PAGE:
Scotland’s innovation minister called for an assembly of the four UK home nations to resolve regulation for AI technologies.

Dr Brian Plastow, Biometrics Commissioner for Policing and Criminal Justice in Scotland, has supported the proposal to manage the ‘acute ethical challenges’ surrounding the use of AI  technologies, including biometrics, which he said requires “coherent UK thinking”.

He argued in a letter to innovation minister Richard Lochhead that legislation and regulation must be implemented to underpin adoption and further transcension of use cases across sectors. He went on to suggest that users, consumers, and the private and public sectors would be dissuaded from using new technologies.

He noted that the absence of trust frameworks covering security and privacy aspects would breed more uncertified technologies in the market, making it more difficult to choose technologies that are proven to mitigate bias or privacy concerns.

“Equally, the absence of legislation, regulation, and effective independent oversight can lead to unethical experimentation. Therefore, building public confidence and trust is essential if we are to capitalise on the many benefits that AI has to offer.”

Biometrics used frequently in policing as a tool to help criminal investigations is often overlooked by the perspective of “biometric enabled mass public space surveillance”.

Meanwhile the UK government is eradicating the role of Biometrics and Surveillance Camera Commissioner for England and Wales. The EU’s AI Act is the pinnacle example of action to stamp out AI-aided biometric identification, however the European Parliament which recently spoke at Identity Week Europe noted that positive use cases must not be dampened.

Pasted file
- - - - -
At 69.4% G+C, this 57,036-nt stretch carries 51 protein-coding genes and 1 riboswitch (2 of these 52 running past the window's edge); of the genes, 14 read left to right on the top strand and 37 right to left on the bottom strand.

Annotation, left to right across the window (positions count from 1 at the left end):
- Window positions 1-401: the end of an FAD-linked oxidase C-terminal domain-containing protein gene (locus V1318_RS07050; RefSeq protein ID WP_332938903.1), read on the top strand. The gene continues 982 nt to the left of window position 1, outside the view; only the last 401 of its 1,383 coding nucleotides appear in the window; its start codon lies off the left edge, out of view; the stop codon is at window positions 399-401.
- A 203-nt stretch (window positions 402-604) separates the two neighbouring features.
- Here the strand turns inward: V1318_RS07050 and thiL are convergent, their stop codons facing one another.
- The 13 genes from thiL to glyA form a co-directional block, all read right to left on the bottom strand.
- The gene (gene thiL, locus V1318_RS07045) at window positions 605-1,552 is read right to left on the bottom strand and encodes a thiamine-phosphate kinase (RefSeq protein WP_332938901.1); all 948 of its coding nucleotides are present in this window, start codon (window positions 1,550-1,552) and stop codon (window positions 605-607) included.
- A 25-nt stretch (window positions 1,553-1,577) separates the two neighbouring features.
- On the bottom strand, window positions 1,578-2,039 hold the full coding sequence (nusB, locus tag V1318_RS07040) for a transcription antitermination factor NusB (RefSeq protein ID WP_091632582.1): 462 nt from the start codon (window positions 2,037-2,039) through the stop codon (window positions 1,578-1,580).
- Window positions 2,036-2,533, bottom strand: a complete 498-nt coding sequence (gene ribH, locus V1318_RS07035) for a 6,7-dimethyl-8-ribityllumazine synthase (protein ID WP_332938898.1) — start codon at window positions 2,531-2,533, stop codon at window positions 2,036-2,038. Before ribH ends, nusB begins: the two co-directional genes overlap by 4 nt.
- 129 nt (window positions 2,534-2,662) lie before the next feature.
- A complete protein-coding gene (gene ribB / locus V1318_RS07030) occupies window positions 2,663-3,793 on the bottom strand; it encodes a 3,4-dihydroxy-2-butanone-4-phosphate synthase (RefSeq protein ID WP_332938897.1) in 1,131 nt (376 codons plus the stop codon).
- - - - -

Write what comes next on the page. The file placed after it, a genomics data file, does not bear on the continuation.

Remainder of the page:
Dr Brian Plastow encouraged UK-broad participation remarking: “Accordingly, I support your call for more joined-up and coherent UK thinking in this space.” Leaders that supported Scotland’s vision to become a leader in the development of AI are looking to unify the UK’s relaxed regulations to meet Scotland’s standards.

Innovation Minister Richard Lochhead also promised that Scotland would shake up AI strategy to keep up with the advancing changes in AI.

“Therefore I’m also commissioning the Scottish AI Alliance to lead an independent review setting out what Scotland needs to do now, to maximise the benefits of AI, while we control the risks at the same time”, he said.

In 2022, stricter rules were imposed in Scotland to govern the police’s power to use facial recognition technologies, deemed “invasive” by some critics, and set out standards over how biometric data can be acquired, held, used to aid criminal investigations. The Commission was appointed to prepare the statutory Code of Practice, which took effect on 16 November, 2022.

Scotland was the first country in the world to have a national code of practice.

Legislators in Ireland plan to introduce a standalone bill governing the use of facial recognition by its police force by 2024.